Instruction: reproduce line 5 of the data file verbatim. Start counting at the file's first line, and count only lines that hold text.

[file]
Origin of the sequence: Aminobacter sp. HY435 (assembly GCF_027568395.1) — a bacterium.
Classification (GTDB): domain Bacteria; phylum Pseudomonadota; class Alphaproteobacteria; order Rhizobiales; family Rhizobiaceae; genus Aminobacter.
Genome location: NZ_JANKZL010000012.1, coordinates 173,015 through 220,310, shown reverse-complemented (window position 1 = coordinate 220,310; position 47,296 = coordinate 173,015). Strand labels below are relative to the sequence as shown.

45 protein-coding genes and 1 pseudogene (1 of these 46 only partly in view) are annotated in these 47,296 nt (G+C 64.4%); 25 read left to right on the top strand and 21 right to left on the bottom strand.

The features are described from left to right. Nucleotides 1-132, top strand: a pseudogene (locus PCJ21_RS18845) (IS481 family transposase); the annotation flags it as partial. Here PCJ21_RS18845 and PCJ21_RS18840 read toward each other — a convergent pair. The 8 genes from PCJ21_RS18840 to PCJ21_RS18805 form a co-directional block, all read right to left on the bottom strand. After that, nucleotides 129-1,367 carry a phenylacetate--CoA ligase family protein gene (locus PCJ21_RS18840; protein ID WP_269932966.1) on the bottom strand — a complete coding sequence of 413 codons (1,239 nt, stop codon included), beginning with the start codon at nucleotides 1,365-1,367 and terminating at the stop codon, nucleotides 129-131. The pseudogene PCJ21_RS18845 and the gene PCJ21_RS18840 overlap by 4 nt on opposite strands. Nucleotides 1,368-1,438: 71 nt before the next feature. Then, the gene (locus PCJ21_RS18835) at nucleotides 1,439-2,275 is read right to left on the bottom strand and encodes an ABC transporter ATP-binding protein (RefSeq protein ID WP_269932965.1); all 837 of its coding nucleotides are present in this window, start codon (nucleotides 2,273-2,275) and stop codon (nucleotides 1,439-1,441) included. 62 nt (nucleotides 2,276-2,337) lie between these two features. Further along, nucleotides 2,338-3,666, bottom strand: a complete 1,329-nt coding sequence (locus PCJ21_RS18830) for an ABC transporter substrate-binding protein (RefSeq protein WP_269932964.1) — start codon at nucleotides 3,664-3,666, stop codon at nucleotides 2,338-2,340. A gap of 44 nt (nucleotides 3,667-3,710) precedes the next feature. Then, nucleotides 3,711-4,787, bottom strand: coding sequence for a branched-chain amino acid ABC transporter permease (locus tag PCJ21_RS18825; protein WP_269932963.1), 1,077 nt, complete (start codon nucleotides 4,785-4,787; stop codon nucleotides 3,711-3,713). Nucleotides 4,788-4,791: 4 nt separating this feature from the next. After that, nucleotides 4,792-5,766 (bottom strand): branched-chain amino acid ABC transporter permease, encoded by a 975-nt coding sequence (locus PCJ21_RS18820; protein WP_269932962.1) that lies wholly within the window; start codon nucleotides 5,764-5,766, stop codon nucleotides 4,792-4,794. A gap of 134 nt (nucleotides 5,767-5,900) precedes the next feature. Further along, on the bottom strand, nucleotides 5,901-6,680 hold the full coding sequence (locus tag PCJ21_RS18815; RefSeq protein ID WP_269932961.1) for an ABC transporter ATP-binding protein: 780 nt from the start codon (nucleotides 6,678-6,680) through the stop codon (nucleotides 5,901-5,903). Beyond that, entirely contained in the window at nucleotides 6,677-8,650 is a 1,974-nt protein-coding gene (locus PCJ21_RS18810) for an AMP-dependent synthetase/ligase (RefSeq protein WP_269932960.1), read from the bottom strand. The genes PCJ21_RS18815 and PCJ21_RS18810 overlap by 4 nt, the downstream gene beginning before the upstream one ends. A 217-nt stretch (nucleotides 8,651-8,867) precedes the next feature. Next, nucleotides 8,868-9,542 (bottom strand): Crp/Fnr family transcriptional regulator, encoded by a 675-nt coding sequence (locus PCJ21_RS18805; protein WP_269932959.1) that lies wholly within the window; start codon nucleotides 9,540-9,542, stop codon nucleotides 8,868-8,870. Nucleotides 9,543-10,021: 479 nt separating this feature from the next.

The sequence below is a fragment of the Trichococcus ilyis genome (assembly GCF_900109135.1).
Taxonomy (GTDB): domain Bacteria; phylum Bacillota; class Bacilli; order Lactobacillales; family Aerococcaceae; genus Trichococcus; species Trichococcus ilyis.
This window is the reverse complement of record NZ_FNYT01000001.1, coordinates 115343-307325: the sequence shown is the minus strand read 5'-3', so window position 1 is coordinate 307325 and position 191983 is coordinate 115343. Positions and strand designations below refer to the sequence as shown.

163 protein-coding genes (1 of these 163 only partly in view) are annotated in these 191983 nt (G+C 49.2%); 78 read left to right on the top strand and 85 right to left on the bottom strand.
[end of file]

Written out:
The features are described from left to right. Nucleotides 1-132, top strand: a pseudogene (locus PCJ21_RS18845) (IS481 family transposase); the annotation flags it as partial. Here PCJ21_RS18845 and PCJ21_RS18840 read toward each other — a convergent pair. The 8 genes from PCJ21_RS18840 to PCJ21_RS18805 form a co-directional block, all read right to left on the bottom strand. After that, nucleotides 129-1,367 carry a phenylacetate--CoA ligase family protein gene (locus PCJ21_RS18840; protein ID WP_269932966.1) on the bottom strand — a complete coding sequence of 413 codons (1,239 nt, stop codon included), beginning with the start codon at nucleotides 1,365-1,367 and terminating at the stop codon, nucleotides 129-131. The pseudogene PCJ21_RS18845 and the gene PCJ21_RS18840 overlap by 4 nt on opposite strands. Nucleotides 1,368-1,438: 71 nt before the next feature. Then, the gene (locus PCJ21_RS18835) at nucleotides 1,439-2,275 is read right to left on the bottom strand and encodes an ABC transporter ATP-binding protein (RefSeq protein ID WP_269932965.1); all 837 of its coding nucleotides are present in this window, start codon (nucleotides 2,273-2,275) and stop codon (nucleotides 1,439-1,441) included. 62 nt (nucleotides 2,276-2,337) lie between these two features. Further along, nucleotides 2,338-3,666, bottom strand: a complete 1,329-nt coding sequence (locus PCJ21_RS18830) for an ABC transporter substrate-binding protein (RefSeq protein WP_269932964.1) — start codon at nucleotides 3,664-3,666, stop codon at nucleotides 2,338-2,340. A gap of 44 nt (nucleotides 3,667-3,710) precedes the next feature. Then, nucleotides 3,711-4,787, bottom strand: coding sequence for a branched-chain amino acid ABC transporter permease (locus tag PCJ21_RS18825; protein WP_269932963.1), 1,077 nt, complete (start codon nucleotides 4,785-4,787; stop codon nucleotides 3,711-3,713). Nucleotides 4,788-4,791: 4 nt separating this feature from the next. After that, nucleotides 4,792-5,766 (bottom strand): branched-chain amino acid ABC transporter permease, encoded by a 975-nt coding sequence (locus PCJ21_RS18820; protein WP_269932962.1) that lies wholly within the window; start codon nucleotides 5,764-5,766, stop codon nucleotides 4,792-4,794. A gap of 134 nt (nucleotides 5,767-5,900) precedes the next feature. Further along, on the bottom strand, nucleotides 5,901-6,680 hold the full coding sequence (locus tag PCJ21_RS18815; RefSeq protein ID WP_269932961.1) for an ABC transporter ATP-binding protein: 780 nt from the start codon (nucleotides 6,678-6,680) through the stop codon (nucleotides 5,901-5,903). Beyond that, entirely contained in the window at nucleotides 6,677-8,650 is a 1,974-nt protein-coding gene (locus PCJ21_RS18810) for an AMP-dependent synthetase/ligase (RefSeq protein WP_269932960.1), read from the bottom strand. The genes PCJ21_RS18815 and PCJ21_RS18810 overlap by 4 nt, the downstream gene beginning before the upstream one ends. A 217-nt stretch (nucleotides 8,651-8,867) precedes the next feature. Next, nucleotides 8,868-9,542 (bottom strand): Crp/Fnr family transcriptional regulator, encoded by a 675-nt coding sequence (locus PCJ21_RS18805; protein WP_269932959.1) that lies wholly within the window; start codon nucleotides 9,540-9,542, stop codon nucleotides 8,868-8,870. Nucleotides 9,543-10,021: 479 nt separating this feature from the next.